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Title:"I was like 'oh my God, los dos'": Code-switching in conversations with a bilingual adult on the autism spectrum
Author(s):Angulo Jimenez, Henry Giovanny
Director of Research:DeThorne, Laura
Doctoral Committee Chair(s):DeThorne, Laura
Doctoral Committee Member(s):Johnson, Cynthia; Yu, Betty; Channell, Marie
Department / Program:Speech & Hearing Science
Discipline:Speech & Hearing Science
Degree Granting Institution:University of Illinois at Urbana-Champaign
Conversation Analysis
Speech-Language Pathology
Abstract:Faced with an autism diagnosis, parents from ethnolinguistic minorities and the professionals who serve them often experience concerns about the suitability and viability of raising autistic children to be bilingual (Angulo-Jiménez, 2018; Lund et al., 2017; Yu, 2018). They fear that exposing these children to more than one language may cause linguistic confusion, exacerbate difficulties, and/or further delay—or even completely truncate—language and communication development (Beauchamp & MacLeod, 2017). The thin body of literature on autism and bilingualism makes it difficult to address these concerns from an empirical perspective. Furthermore, with its focus on children assessed in research and clinical settings, the extant investigative work makes it difficult for parents and professionals to visualize what bilingualism might look like among autistic adults and in real-life settings. To help fill this gap, the present conversation-analytic study examined ordinary bilingual conversations between a Latino/Hispanic adult on the autism spectrum and two of his frequent co-interactants. Prior to the collection of conversational samples, this study made use of an assessment battery, semi-structured interviews, and documental artifacts to produce thick descriptions of participants and complement findings obtained in subsequent data analysis sessions. Six hours of naturalistic conversation between the focal participant and his mom and sister were then recorded and sequentially analyzed following Conversation Analysis guidelines. The purpose was to identify salient and potentially interactionally-meaningful practices deployed by the autistic participant within these interactions and to establish the functional, structural, and indexical properties of one of these practices: language alternation. Key findings include the identification of 212 instances of functional language alternation (i.e., code-switching) that provided information about the focal participants’ linguistic preferences and competencies, evidenced his orientation to the linguistic predilection and competence of his co-interactants, and/or served discursive tasks within the unfolding conversation (e.g., speech representation, repair initiation/execution, emphasis). Contributions of these findings to the autism and bilingualism literature along with their implications for clinical practice are discussed.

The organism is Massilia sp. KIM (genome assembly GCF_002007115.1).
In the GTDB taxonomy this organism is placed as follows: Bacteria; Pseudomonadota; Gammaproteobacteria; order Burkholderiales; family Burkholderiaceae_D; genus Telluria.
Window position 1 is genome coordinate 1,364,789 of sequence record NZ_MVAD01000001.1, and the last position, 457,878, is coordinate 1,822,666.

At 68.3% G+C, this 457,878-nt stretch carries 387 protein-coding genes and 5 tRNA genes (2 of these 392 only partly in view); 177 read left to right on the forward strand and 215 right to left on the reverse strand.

Issue Date:2020-04-16
Rights Information:© 2020 Henry Angulo Jiménez
Date Available in IDEALS:2020-08-26
Date Deposited:2020-05

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